Lynsay Sands’s Scottish romances are ridiculous, and silly, and occasionally frustrating and impossible for me to quit. The last outing in her Highlanders series was a bit of a disappointment, so I was hoping Surrender to the Highlander would be a course correction. And I did like Edith’s and Niels’s romance quite a lot. So often in a Sands romance there’s a danger to the heroine and the hero restricts her activities to the extreme and then she goes and does something stupid out of frustration. *cue eyeroll* But with Surrender to the Highlander Edith and Neils actually discuss plans of action. Edith is treated like a smart person (which she is) who knows the castle and its people better than any of the Buchanans; Neils insists on many guards, but even though they get underfoot, Edith goes along with it because she’d really prefer not to be deceased. If you’ve read a lot of Sands, then the murder poison plot feels a bit rehashed but oh well. Sands could use an editor for the language (if you take the time to pepper in “ken” and “sgian-dubh” you can do the research for a suitable Scots epithet instead of “ai yi yi”). There is one scene where Edith asks the maid how to please Neils, because she’d like to return the favor (if you know what I mean), and gets some VERY TERRIBLE BUT FUNNY advice.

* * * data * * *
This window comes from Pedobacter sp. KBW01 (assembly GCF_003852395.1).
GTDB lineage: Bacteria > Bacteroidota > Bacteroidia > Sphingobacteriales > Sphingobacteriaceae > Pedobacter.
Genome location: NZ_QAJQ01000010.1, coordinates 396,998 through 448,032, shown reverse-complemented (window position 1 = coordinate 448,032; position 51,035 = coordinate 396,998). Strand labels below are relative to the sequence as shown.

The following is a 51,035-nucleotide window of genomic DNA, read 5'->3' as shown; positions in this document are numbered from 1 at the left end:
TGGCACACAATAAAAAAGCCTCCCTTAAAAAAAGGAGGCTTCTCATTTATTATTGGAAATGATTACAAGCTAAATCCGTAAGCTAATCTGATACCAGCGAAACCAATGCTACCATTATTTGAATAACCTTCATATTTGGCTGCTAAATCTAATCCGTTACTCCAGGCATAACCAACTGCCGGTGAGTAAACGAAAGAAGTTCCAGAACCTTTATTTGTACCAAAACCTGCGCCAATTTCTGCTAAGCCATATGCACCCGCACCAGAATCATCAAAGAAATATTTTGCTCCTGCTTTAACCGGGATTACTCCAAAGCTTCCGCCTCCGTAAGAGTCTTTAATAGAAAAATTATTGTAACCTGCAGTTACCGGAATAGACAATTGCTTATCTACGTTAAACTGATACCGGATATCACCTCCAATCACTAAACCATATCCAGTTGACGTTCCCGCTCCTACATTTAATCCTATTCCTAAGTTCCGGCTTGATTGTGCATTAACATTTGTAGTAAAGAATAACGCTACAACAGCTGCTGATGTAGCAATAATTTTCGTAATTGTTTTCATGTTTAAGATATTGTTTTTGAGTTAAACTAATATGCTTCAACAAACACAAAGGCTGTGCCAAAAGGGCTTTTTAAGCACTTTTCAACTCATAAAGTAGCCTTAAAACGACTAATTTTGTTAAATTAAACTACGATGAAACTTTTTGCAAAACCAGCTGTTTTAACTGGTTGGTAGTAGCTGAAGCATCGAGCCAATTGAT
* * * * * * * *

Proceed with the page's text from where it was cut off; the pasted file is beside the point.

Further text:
I am glad to see the next book coming is for Aulay (finally) then perhaps one for Rory, since he’s actually expressed that he’d like to fall in love compared to the remaining single-guys-get-all-the-ladies attitudes of the younger brothers. Bad news for the cover designer though – tartans are the same color in one family (Dougall’s cover had a blue-ish tartan, this one is red, and Aulay’s is green for the next one – they’re all brothers).

Surrender to the Highlander is out Tuesday January 30.